Diversify your Holiday Reading List


Last month, Libraries faculty and staff joined the November DEI Collective Conversations to share their personal holiday book recommendations. The DEI Collective Conversations are monthly hour-long discussion groups around a DEI-related topic, open to any employee of the Libraries. Often, a targeted resource such as an article or video is shared ahead of time, along with questions to promote conversation. However, for this meeting, participants were invited to share a holiday book recommendation. The only criteria was that they had to select a book in which the protagonist was different from them in some way, such as race, gender, nationality, or neurodiversity, among many other options. Participants were also asked to share their favorite Pittsburgh bookstore where someone could purchase the book, aside from their local library of course. What followed was a rich discussion on our unique experiences and gained perspectives.

Learn more about Diversity, Equity, and Inclusion (DEI) at the University Libraries.

Warriors Don't Cry: A Searing Memoir of the Battle to Integrate Little Rock's Central High
Pattillo Beals, Melba (1994)

Recommended by Jessica Benner, Librarian

Warriors Don't CryIn this essential autobiographical account by one of the Civil Rights Movement’s most powerful figures, Melba Pattillo Beals of the Little Rock Nine explores not only the oppressive force of racism, but the ability of young people to change ideas of race and identity.

Throughout her harrowing ordeal, Melba was taunted by her schoolmates and their parents, threatened by a lynch mob’s rope, attacked with lighted sticks of dynamite, and injured by acid sprayed in her eyes. But through it all, she acted with dignity and courage, and refused to back down. "Warriors Don’t Cry" is, at times, a difficult but necessary reminder of the valuable lessons we can learn from our nation’s past. It is a story of courage and the bravery of a handful of young, black students who used their voices to influence change during a turbulent time. - Publisher's Description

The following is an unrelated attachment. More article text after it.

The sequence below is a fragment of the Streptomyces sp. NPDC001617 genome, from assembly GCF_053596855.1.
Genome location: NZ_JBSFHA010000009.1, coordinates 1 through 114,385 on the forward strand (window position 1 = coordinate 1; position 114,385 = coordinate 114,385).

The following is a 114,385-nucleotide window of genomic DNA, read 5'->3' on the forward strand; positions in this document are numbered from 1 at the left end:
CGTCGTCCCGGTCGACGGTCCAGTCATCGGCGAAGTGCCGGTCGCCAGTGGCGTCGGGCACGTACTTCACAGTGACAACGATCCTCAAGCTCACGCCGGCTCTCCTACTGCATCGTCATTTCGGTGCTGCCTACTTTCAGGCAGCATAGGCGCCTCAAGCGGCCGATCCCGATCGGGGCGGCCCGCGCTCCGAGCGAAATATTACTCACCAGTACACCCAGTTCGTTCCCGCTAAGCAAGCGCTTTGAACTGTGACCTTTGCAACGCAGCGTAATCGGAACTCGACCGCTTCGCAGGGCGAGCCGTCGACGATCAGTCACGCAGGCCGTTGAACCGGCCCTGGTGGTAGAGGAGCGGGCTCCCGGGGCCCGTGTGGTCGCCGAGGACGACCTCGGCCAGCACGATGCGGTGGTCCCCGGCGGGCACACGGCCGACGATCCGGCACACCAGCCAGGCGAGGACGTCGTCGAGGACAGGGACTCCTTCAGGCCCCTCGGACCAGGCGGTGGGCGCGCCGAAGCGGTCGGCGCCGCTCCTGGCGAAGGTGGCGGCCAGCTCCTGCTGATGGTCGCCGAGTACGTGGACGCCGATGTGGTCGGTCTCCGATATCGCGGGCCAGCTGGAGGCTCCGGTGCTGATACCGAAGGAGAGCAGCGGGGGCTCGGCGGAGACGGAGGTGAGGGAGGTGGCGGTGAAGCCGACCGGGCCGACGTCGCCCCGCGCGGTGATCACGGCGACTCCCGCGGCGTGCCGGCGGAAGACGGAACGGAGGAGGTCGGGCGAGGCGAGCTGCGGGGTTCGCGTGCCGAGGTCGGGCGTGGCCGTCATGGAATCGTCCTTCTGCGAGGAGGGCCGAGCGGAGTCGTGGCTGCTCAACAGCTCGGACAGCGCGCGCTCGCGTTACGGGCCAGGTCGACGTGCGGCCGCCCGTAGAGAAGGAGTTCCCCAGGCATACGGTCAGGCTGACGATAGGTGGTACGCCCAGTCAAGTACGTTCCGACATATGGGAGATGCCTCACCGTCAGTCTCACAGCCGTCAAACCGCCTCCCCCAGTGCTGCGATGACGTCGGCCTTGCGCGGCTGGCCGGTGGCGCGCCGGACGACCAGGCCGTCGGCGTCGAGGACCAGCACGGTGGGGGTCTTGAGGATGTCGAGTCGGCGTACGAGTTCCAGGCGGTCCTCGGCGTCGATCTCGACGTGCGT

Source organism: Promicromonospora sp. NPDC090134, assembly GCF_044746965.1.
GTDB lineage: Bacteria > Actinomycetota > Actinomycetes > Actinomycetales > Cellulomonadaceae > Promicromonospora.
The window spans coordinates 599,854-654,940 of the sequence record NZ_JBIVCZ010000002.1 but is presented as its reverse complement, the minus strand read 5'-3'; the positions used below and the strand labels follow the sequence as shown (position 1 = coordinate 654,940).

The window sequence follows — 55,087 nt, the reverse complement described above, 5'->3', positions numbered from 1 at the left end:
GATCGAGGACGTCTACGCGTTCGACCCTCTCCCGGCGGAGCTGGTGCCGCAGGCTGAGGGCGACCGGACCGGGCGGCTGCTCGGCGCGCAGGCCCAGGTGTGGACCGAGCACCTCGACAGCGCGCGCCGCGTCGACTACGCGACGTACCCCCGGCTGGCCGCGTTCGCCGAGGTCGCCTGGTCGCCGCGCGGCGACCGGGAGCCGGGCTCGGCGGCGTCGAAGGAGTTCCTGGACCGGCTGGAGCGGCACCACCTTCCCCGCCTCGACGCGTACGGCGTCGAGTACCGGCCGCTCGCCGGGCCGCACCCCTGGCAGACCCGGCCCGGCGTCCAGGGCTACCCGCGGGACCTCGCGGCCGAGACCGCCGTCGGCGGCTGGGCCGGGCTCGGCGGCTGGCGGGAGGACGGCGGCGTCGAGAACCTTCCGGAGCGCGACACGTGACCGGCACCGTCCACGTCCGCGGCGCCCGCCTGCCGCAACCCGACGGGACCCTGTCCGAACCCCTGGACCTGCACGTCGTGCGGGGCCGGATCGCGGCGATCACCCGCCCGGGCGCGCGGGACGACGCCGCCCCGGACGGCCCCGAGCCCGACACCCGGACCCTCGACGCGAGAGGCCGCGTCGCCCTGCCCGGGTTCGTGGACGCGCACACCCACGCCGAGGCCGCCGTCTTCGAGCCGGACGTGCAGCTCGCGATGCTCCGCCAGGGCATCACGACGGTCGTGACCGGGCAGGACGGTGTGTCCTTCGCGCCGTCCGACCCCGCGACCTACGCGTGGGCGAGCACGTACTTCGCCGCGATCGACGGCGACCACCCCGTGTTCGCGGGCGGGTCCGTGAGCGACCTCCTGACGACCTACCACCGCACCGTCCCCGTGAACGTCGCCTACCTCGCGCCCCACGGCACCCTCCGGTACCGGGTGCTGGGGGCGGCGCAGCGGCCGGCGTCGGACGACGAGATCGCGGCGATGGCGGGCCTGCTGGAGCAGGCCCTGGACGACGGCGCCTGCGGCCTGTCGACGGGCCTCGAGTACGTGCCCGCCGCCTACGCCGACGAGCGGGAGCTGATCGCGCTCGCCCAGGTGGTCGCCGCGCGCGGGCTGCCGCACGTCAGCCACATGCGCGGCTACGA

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Jessica's favorite local bookstores: The Tiny Bookstore, The Big Idea Bookstore, Mystery Lovers Bookshop

On Earth We're Briefly Gorgeous: A Novel
Vuong, Ocean (2019)

Recommended by Emily Davis, Project Archivist

On Earth We're Briefly GorgeousPoet Ocean Vuong's debut novel is a shattering portrait of a family, a first love, and the redemptive power of storytelling "On Earth We're Briefly Gorgeous" is a letter from a son to a mother who cannot read. Written when the speaker, Little Dog, is in his late twenties, the letter unearths a family's history that began before he was born — a history whose epicenter is rooted in Vietnam — and serves as a doorway into parts of his life his mother has never known, all of it leading to an unforgettable revelation. At once a witness to the fraught yet undeniable love between a single mother and her son, it is also a brutally honest exploration of race, class, and masculinity.

Asking questions central to our American moment, immersed as we are in addiction, violence, and trauma, but undergirded by compassion and tenderness, "On Earth We're Briefly Gorgeous" is as much about the power of telling one's own story as it is about the obliterating silence of not being heard. With stunning urgency and grace, Ocean Vuong writes of people caught between disparate worlds, and asks how we heal and rescue one another without forsaking who we are. The question of how to survive, and how to make of it a kind of joy, powers the most important debut novel of many years. - Publisher's Description

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Emily's favorite local bookstore: White Whale Bookstore

The Secret Lives of Church Ladies
Philyaw, Deesha (2020)

Recommended by Sarah Young, Principal Librarian

The Secret Lives of Church LadiesThe Secret Lives of Church Ladies explores the raw and tender places where Black women and girls dare to follow their desires and pursue a momentary reprieve from being good. The nine stories in this collection feature four generations of characters grappling with who they want to be in the world, caught as they are between the church’s double standards and their own needs and passions.